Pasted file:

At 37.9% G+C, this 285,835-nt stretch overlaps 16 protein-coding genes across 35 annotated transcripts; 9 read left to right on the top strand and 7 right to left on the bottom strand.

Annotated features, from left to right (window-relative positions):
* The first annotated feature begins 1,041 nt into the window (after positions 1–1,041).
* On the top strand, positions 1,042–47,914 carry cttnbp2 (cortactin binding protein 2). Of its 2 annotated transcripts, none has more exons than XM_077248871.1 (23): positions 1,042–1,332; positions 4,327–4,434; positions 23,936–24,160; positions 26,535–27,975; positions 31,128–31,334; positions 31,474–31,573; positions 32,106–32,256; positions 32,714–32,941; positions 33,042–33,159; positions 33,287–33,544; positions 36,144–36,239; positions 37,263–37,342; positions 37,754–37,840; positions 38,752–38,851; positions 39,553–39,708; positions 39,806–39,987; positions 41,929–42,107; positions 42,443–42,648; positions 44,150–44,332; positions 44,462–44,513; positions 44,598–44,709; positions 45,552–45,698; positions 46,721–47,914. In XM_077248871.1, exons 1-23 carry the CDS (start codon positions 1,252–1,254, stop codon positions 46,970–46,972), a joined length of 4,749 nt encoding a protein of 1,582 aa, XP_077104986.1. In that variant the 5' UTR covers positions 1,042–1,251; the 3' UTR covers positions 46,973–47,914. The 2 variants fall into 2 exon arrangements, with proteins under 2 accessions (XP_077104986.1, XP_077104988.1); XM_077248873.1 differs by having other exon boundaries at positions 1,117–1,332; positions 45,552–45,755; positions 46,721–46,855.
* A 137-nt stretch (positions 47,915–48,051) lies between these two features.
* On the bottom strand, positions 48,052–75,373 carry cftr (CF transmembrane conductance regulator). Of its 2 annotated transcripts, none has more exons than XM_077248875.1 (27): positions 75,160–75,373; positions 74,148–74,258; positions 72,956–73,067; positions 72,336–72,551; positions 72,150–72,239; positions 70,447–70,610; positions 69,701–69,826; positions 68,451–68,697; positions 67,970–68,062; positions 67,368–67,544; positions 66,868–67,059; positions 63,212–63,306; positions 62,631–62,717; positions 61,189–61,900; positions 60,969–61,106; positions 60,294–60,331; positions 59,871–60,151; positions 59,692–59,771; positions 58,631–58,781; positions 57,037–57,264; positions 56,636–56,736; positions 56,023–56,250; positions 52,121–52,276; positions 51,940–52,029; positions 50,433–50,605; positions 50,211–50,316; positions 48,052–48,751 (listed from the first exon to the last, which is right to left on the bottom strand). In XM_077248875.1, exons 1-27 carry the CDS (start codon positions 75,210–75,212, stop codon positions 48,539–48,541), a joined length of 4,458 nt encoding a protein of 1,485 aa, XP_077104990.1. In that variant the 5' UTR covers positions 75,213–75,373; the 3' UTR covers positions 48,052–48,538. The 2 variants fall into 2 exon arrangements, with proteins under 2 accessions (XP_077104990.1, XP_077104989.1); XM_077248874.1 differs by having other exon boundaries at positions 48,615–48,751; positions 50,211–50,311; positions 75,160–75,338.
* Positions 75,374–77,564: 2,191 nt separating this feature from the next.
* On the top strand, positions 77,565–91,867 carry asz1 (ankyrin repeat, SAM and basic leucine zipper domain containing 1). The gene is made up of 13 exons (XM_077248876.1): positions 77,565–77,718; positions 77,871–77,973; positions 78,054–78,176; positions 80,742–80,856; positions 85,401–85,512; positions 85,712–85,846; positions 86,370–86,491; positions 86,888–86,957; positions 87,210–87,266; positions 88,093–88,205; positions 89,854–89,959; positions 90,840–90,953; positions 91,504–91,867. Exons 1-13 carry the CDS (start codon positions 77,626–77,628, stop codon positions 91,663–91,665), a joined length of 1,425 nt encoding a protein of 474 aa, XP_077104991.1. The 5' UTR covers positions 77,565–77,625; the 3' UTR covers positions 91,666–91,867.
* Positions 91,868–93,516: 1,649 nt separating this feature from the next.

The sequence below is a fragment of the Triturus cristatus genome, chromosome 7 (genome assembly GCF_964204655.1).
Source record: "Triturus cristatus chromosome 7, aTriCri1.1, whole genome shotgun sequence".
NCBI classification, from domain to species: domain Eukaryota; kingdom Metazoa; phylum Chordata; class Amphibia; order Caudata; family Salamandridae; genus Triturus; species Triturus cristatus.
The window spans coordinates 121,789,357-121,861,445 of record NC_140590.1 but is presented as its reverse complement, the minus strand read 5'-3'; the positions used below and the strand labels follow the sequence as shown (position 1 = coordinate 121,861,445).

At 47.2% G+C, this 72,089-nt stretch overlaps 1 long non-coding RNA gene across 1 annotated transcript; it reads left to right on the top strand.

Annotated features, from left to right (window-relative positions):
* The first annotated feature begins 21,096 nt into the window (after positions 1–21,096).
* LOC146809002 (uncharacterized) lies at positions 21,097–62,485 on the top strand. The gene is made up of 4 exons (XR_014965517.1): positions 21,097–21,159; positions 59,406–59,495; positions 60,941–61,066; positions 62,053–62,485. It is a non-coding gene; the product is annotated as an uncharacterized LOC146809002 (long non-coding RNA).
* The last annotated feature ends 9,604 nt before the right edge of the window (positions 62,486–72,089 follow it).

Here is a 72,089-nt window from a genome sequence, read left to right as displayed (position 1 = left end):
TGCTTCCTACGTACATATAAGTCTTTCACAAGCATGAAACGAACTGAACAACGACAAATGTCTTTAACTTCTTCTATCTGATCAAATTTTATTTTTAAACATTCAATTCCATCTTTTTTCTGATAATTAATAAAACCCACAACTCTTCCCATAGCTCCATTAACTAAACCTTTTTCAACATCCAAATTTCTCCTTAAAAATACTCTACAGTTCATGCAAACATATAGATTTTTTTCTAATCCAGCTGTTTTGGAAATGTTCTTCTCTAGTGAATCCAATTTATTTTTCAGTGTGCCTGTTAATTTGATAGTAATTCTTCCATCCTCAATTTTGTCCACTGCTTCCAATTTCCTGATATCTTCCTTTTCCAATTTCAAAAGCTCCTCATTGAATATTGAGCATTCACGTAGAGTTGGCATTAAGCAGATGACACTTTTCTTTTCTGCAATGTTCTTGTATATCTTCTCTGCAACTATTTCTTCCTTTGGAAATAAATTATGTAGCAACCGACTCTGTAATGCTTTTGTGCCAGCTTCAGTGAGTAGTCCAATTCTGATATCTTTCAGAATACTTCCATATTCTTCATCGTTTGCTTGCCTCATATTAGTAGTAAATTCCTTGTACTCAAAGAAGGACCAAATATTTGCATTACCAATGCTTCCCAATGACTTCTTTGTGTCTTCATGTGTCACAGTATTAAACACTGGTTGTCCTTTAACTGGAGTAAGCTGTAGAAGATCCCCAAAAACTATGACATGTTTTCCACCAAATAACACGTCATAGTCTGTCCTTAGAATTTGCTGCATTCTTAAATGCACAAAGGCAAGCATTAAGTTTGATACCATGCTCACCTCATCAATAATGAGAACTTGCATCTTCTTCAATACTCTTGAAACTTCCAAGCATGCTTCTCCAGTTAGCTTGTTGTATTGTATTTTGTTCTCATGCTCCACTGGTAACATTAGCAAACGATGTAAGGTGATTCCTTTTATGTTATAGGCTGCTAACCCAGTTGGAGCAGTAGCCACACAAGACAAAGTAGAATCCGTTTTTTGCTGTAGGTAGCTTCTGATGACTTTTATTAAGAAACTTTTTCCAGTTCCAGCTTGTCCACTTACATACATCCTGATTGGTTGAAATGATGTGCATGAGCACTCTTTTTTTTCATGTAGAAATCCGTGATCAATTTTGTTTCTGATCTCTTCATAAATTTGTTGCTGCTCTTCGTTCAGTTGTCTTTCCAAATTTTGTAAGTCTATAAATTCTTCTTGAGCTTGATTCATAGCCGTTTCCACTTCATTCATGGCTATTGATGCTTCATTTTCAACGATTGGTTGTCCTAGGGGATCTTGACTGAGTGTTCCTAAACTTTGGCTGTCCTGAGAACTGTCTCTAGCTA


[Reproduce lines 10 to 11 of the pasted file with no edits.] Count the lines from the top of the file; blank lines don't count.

The sequence below is a fragment of the Triturus cristatus genome, chromosome 7 (genome assembly GCF_964204655.1).
Source record: "Triturus cristatus chromosome 7, aTriCri1.1, whole genome shotgun sequence".